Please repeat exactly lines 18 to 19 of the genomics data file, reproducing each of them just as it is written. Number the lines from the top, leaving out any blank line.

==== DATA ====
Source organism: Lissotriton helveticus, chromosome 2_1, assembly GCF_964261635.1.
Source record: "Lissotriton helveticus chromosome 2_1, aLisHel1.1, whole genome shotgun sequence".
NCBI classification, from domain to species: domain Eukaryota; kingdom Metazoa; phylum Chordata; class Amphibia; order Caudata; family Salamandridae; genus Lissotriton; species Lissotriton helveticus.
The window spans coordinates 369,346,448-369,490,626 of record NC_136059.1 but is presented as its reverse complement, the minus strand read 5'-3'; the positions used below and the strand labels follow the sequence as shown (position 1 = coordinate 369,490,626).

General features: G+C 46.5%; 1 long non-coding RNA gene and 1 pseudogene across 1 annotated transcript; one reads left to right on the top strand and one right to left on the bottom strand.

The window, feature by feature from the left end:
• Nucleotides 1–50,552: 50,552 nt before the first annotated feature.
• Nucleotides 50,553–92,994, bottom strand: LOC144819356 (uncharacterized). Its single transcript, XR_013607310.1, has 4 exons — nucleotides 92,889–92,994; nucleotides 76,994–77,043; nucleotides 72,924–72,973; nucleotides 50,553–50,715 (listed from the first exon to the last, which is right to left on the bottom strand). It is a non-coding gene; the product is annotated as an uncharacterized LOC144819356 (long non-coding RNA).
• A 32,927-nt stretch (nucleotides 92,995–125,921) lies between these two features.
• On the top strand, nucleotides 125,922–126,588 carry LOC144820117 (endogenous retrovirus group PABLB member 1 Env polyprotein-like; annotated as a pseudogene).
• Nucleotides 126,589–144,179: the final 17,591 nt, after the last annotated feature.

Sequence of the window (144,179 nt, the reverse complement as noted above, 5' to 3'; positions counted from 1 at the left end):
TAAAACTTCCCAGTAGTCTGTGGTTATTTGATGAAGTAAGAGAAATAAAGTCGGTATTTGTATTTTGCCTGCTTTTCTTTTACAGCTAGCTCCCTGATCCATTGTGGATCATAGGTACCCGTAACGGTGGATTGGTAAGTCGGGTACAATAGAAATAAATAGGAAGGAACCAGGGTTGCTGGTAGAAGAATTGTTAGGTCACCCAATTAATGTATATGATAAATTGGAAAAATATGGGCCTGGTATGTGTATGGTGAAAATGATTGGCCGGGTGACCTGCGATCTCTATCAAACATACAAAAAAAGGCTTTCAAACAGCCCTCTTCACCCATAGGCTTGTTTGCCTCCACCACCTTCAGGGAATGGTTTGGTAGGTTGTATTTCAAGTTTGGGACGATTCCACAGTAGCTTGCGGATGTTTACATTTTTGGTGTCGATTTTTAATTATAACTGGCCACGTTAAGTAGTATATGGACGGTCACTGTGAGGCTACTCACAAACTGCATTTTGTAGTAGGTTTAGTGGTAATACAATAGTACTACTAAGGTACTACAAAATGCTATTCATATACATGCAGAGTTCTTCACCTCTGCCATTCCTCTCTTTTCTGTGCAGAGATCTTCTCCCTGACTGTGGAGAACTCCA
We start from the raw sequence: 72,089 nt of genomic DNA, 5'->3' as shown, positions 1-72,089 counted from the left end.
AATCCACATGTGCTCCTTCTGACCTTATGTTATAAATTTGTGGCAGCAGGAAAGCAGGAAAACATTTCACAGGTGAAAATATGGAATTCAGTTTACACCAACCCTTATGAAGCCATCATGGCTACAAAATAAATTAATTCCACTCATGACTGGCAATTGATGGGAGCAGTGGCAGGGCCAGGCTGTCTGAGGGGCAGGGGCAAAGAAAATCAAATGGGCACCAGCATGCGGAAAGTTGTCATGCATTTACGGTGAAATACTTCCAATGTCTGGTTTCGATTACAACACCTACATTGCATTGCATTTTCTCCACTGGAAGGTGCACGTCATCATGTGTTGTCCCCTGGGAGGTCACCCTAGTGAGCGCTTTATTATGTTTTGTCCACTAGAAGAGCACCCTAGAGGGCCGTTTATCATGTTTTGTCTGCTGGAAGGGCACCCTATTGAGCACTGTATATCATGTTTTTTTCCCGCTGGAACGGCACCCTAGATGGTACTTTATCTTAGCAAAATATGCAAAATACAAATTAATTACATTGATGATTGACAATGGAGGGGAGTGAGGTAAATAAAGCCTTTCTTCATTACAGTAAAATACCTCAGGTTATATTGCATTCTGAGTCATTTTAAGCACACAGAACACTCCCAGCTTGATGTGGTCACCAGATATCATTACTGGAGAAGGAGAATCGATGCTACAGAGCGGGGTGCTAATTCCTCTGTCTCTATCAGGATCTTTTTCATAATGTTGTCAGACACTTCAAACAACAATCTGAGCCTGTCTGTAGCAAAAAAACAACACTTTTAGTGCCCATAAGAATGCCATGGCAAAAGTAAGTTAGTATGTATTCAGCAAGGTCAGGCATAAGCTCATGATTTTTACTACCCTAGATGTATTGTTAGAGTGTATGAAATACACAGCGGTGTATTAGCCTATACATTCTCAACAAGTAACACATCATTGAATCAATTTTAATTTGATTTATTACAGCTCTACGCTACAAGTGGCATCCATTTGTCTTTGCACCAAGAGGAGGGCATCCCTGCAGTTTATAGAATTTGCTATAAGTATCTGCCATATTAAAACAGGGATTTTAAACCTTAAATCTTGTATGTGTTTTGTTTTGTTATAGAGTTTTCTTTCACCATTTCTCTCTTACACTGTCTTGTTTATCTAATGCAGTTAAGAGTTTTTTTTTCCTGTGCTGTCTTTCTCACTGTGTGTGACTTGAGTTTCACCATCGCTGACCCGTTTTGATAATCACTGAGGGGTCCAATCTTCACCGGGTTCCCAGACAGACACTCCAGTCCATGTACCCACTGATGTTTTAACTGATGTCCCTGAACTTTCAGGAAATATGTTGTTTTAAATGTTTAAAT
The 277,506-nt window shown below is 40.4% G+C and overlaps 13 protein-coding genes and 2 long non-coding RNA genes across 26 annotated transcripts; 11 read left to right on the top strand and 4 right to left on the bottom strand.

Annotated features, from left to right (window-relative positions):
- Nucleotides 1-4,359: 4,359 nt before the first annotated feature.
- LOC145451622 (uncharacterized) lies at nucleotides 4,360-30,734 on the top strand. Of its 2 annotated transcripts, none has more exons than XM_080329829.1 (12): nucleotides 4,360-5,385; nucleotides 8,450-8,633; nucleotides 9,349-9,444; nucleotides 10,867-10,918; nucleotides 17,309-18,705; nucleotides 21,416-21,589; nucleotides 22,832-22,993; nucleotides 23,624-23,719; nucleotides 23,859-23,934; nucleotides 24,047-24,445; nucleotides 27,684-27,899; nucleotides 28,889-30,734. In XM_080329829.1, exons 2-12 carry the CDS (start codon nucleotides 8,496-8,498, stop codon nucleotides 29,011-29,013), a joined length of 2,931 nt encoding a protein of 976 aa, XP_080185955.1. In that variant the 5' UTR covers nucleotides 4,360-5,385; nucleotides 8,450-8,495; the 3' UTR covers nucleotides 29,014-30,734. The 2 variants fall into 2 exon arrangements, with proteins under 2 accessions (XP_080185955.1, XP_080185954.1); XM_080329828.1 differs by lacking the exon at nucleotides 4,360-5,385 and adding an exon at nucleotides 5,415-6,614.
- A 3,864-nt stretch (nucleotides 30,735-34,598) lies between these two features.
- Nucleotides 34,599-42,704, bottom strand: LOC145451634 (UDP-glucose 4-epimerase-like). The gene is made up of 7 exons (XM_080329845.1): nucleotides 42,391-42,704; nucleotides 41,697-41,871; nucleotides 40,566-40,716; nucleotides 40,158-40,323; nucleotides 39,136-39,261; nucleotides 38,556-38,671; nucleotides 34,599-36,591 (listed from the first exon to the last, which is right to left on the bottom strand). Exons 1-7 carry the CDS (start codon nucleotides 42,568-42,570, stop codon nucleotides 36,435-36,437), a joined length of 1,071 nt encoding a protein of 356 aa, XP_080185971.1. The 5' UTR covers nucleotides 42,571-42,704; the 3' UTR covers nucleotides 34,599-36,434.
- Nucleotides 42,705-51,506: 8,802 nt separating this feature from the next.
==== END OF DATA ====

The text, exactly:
- Nucleotides 1-4,359: 4,359 nt before the first annotated feature.
- LOC145451622 (uncharacterized) lies at nucleotides 4,360-30,734 on the top strand. Of its 2 annotated transcripts, none has more exons than XM_080329829.1 (12): nucleotides 4,360-5,385; nucleotides 8,450-8,633; nucleotides 9,349-9,444; nucleotides 10,867-10,918; nucleotides 17,309-18,705; nucleotides 21,416-21,589; nucleotides 22,832-22,993; nucleotides 23,624-23,719; nucleotides 23,859-23,934; nucleotides 24,047-24,445; nucleotides 27,684-27,899; nucleotides 28,889-30,734. In XM_080329829.1, exons 2-12 carry the CDS (start codon nucleotides 8,496-8,498, stop codon nucleotides 29,011-29,013), a joined length of 2,931 nt encoding a protein of 976 aa, XP_080185955.1. In that variant the 5' UTR covers nucleotides 4,360-5,385; nucleotides 8,450-8,495; the 3' UTR covers nucleotides 29,014-30,734. The 2 variants fall into 2 exon arrangements, with proteins under 2 accessions (XP_080185955.1, XP_080185954.1); XM_080329828.1 differs by lacking the exon at nucleotides 4,360-5,385 and adding an exon at nucleotides 5,415-6,614.